Cain&Abel is a multi-function tool that includes password hash extraction and cracking functions. It is not as powerful as some other tools, but the fact that it has a very easy to use GUI and combines so many varied functions in a single tool, makes it ideal for training penetration professionals. Cain&Abel is currently recognized and treated as hostile malware by most anti-virus utilities. This makes it less useful to hostile attackers unless a customized stealthy version is being used or a preliminary attack to disable the anti-virus defenses has been successful. Cain can either dump hashes on the local system or import them from a file, including the output from pwdump.
[dictionary attack password cracking in Cain]
[brute force attack password cracking in Cain]
[passwords being cracked in Cain]
John the Ripper is a powerful password cracking tool available for both windows and linux. In its default mode it uses a hybrid of what it considers to be “best case mix” of dictionary and brute force attacks. This makes it very easy to launch john and come back hours or days later to view the cracked passwords. John also has powerful options that include the ability to calculate complex hybrid variations of dictionary files. This feature can be used to feed input into other cracking tools (such as wep crackers for wireless).
Rainbow crack tables are pre-computed tables of password hashes that greatly speed up the cracking process. In a normal brute force attack, the cracker program computes candidate hashes to compare against the real hash to determine success. This takes time. The rainbow table calculates all the possible hashes for a given character set ahead of time, creating very large tables, and then uses sophisticated lookup techniques to speed up access to them and allow quick confirmation. Some rainbow tables can crack alphanumeric password hashes in a matter of seconds. Even when you include special characters, LM format hashes can be cracked in a matter of hours.
Password cracking can be a powerful penetration weapon when you consider it as a stepping stone in a larger framework. A common administrative password is often used by different admin staff across many different systems for routine tasks. Sometimes, the hashes for these logins are left behind on workstations tended to by the admins, without their awareness. By penetrating a low priority workstation that has no valuable information on it, the attacker may be able to retrieve and crack a “maintenance” level admin password that gives him legitimate access to many other systems, including some that may contain password hashes at higher levels, even domain admin credentials.
D – Scenario (Entrench and Crack)
As the password hashes were collected, they were put into John the Ripper to see what would come out in a first pass of only ten to fifteen minutes. Any NTLM hashes or LM hashes that took longer to crack could be split off to be handled separately.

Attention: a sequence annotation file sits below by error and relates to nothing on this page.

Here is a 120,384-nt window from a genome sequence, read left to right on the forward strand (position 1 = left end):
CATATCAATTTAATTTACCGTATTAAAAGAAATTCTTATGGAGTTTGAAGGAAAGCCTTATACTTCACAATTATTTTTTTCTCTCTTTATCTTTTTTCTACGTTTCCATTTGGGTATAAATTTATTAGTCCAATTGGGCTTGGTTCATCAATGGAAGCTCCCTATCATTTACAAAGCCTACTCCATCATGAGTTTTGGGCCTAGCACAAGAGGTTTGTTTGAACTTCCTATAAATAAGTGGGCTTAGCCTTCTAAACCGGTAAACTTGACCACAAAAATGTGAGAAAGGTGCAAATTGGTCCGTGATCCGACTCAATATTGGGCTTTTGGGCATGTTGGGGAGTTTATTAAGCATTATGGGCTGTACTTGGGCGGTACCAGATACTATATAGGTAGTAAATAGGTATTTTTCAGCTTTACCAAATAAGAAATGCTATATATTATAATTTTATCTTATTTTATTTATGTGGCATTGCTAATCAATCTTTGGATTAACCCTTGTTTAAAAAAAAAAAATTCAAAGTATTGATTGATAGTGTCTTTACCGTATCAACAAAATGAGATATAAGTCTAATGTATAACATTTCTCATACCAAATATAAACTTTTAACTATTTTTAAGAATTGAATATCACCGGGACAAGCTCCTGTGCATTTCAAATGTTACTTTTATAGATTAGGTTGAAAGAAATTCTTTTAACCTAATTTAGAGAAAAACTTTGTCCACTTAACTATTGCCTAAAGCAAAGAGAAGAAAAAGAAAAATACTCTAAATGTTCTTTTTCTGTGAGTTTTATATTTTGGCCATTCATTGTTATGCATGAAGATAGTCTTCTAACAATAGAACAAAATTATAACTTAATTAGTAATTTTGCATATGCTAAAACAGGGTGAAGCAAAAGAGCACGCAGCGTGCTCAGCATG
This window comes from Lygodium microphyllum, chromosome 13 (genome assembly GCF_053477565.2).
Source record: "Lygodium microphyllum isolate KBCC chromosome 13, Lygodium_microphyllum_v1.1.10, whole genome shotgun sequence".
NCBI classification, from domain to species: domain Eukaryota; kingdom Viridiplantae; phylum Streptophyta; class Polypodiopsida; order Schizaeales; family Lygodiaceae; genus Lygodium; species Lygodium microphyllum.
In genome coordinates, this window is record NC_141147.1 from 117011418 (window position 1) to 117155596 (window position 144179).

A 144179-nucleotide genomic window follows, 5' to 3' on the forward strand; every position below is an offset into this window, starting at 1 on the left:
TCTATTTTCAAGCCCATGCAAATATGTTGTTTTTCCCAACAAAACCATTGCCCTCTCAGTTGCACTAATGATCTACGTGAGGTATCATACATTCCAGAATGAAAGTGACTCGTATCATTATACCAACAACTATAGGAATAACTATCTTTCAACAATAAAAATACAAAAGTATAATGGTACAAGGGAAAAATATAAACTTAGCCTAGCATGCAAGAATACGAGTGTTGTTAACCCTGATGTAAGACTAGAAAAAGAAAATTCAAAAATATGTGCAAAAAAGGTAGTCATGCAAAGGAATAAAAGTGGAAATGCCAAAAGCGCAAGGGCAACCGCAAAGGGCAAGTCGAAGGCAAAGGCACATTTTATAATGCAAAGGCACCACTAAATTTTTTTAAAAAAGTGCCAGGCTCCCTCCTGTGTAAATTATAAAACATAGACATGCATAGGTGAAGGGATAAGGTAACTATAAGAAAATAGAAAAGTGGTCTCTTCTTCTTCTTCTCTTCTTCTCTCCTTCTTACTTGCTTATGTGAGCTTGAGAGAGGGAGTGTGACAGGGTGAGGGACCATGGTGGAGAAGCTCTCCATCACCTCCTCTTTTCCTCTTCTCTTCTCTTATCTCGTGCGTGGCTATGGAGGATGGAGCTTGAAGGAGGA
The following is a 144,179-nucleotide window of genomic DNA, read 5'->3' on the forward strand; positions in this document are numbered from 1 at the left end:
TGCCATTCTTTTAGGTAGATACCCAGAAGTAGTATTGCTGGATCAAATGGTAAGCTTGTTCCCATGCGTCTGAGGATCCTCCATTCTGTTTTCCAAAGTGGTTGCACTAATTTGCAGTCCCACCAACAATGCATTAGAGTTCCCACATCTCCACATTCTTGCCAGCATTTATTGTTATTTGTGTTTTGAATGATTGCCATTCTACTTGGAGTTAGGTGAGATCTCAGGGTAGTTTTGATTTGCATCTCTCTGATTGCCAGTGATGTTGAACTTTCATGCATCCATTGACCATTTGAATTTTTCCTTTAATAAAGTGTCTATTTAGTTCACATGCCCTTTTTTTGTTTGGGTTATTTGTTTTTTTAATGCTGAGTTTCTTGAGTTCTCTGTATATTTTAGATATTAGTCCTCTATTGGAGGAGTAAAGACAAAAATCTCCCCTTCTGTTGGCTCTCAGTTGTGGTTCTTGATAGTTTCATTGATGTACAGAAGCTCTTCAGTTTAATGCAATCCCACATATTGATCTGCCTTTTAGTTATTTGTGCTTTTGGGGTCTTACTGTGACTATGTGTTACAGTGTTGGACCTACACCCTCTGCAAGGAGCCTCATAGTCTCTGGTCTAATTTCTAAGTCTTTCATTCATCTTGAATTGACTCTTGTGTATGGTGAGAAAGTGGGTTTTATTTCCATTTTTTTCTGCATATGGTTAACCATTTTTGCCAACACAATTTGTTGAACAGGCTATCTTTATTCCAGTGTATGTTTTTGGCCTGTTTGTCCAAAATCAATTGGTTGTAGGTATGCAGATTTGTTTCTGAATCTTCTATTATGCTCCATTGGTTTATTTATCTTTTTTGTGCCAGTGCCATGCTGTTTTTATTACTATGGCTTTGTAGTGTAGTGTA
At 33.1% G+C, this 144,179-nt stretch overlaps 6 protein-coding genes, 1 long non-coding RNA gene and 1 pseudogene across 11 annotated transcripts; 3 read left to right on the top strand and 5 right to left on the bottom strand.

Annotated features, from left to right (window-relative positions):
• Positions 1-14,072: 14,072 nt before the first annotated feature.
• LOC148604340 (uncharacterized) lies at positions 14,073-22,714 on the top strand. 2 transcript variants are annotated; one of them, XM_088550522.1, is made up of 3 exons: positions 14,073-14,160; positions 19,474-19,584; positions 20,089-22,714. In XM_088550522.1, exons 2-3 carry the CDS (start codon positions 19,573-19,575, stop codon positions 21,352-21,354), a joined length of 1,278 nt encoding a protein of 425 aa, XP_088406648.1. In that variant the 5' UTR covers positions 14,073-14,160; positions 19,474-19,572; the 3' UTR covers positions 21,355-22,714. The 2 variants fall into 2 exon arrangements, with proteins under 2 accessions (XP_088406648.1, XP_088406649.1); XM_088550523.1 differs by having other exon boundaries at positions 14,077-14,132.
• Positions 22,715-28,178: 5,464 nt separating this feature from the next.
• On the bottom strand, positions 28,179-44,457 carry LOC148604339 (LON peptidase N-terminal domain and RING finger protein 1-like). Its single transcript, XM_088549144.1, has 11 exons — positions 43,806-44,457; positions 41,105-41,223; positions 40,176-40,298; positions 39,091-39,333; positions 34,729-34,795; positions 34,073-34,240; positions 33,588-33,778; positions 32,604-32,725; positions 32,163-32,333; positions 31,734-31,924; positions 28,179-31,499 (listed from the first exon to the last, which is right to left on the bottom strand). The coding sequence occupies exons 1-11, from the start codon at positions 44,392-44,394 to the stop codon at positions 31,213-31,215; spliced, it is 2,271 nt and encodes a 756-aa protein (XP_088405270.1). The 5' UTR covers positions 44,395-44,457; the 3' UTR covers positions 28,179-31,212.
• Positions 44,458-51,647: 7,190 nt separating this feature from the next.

[in a matter of seconds, John’s hybrid attack began producing cracked passwords – note that all of these passwords were compliant with the defenders’ password complexity policy]
[John continues cracking – note that the cracked hashes are handled in two different 7 byte parts – each password has a part one and a part two because of the LM format – you can see how easy it is to crack the often small “part 2”]
[results from John at the 9 minute mark]
There were no NTLM only hashes found in the collection and almost 70% of the LM hashes cracked in under 10 minutes. This was expected. The easily cracked LM passwords were dumped into a database and sorted and analyzed statistically in the hopes that some intelligent guessing might be gained or modifications to the dictionary lists suggested. The remaining hashes were dumped back into cracking mode using a rainbow table and yielded 100% of the remaining passwords in about three hours.
As the first round of cracking was completed, the attackers found that they had many passwords for individual accounts on workstations. They also noticed that the defenders seemed to use a common login for routine administrative tasks, since this password hash was left behind on most of the systems. This login had administrative rights but was probably not the domain admin account. They tried it out on several servers and were able to dump the password hashes stored there. Using their list of domain controllers retrieved by the batch file, they went after the domain admin accounts. In some cases, the “routine” admin account worked to give them access to a domain controller and they were able to dump the complete set of hashes for the entire domain. In other cases, they had to work their way patiently up a tier of “stepping stones” from workstation to server to server to domain controller, but the end result was the same: they gained control of the domain admin accounts and the domain controllers. With a valid domain admin account at their disposal, they could access every part of the network with little fear of being detected. This is a “game over” condition.